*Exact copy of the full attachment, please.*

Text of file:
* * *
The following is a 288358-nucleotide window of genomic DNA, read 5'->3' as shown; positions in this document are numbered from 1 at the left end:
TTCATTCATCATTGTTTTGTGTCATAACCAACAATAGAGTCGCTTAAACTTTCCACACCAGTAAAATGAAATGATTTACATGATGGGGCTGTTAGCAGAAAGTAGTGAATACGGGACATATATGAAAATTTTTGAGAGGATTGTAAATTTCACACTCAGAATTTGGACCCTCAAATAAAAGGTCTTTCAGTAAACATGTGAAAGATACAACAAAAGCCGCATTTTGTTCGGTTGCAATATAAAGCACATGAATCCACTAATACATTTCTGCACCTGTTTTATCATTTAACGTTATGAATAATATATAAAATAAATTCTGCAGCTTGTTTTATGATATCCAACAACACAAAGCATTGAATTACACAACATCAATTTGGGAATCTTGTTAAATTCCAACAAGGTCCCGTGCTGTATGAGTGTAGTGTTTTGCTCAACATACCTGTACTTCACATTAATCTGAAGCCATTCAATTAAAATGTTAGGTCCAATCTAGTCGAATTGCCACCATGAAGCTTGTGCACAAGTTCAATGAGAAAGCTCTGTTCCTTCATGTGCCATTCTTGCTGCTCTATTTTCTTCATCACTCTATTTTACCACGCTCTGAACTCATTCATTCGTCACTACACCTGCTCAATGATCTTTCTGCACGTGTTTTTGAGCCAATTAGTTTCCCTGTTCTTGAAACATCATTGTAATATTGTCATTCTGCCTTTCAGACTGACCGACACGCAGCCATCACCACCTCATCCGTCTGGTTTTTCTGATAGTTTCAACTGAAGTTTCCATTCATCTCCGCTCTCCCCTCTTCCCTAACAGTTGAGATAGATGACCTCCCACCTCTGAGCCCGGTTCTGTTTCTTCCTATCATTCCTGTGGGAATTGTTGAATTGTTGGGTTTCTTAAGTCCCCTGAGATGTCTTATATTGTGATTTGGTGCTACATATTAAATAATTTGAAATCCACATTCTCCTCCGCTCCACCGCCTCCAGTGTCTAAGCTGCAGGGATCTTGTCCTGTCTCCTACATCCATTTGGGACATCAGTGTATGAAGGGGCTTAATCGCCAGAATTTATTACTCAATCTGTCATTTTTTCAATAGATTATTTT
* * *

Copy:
The following is a 288358-nucleotide window of genomic DNA, read 5'->3' as shown; positions in this document are numbered from 1 at the left end:
TTCATTCATCATTGTTTTGTGTCATAACCAACAATAGAGTCGCTTAAACTTTCCACACCAGTAAAATGAAATGATTTACATGATGGGGCTGTTAGCAGAAAGTAGTGAATACGGGACATATATGAAAATTTTTGAGAGGATTGTAAATTTCACACTCAGAATTTGGACCCTCAAATAAAAGGTCTTTCAGTAAACATGTGAAAGATACAACAAAAGCCGCATTTTGTTCGGTTGCAATATAAAGCACATGAATCCACTAATACATTTCTGCACCTGTTTTATCATTTAACGTTATGAATAATATATAAAATAAATTCTGCAGCTTGTTTTATGATATCCAACAACACAAAGCATTGAATTACACAACATCAATTTGGGAATCTTGTTAAATTCCAACAAGGTCCCGTGCTGTATGAGTGTAGTGTTTTGCTCAACATACCTGTACTTCACATTAATCTGAAGCCATTCAATTAAAATGTTAGGTCCAATCTAGTCGAATTGCCACCATGAAGCTTGTGCACAAGTTCAATGAGAAAGCTCTGTTCCTTCATGTGCCATTCTTGCTGCTCTATTTTCTTCATCACTCTATTTTACCACGCTCTGAACTCATTCATTCGTCACTACACCTGCTCAATGATCTTTCTGCACGTGTTTTTGAGCCAATTAGTTTCCCTGTTCTTGAAACATCATTGTAATATTGTCATTCTGCCTTTCAGACTGACCGACACGCAGCCATCACCACCTCATCCGTCTGGTTTTTCTGATAGTTTCAACTGAAGTTTCCATTCATCTCCGCTCTCCCCTCTTCCCTAACAGTTGAGATAGATGACCTCCCACCTCTGAGCCCGGTTCTGTTTCTTCCTATCATTCCTGTGGGAATTGTTGAATTGTTGGGTTTCTTAAGTCCCCTGAGATGTCTTATATTGTGATTTGGTGCTACATATTAAATAATTTGAAATCCACATTCTCCTCCGCTCCACCGCCTCCAGTGTCTAAGCTGCAGGGATCTTGTCCTGTCTCCTACATCCATTTGGGACATCAGTGTATGAAGGGGCTTAATCGCCAGAATTTATTACTCAATCTGTCATTTTTTCAATAGATTATTTT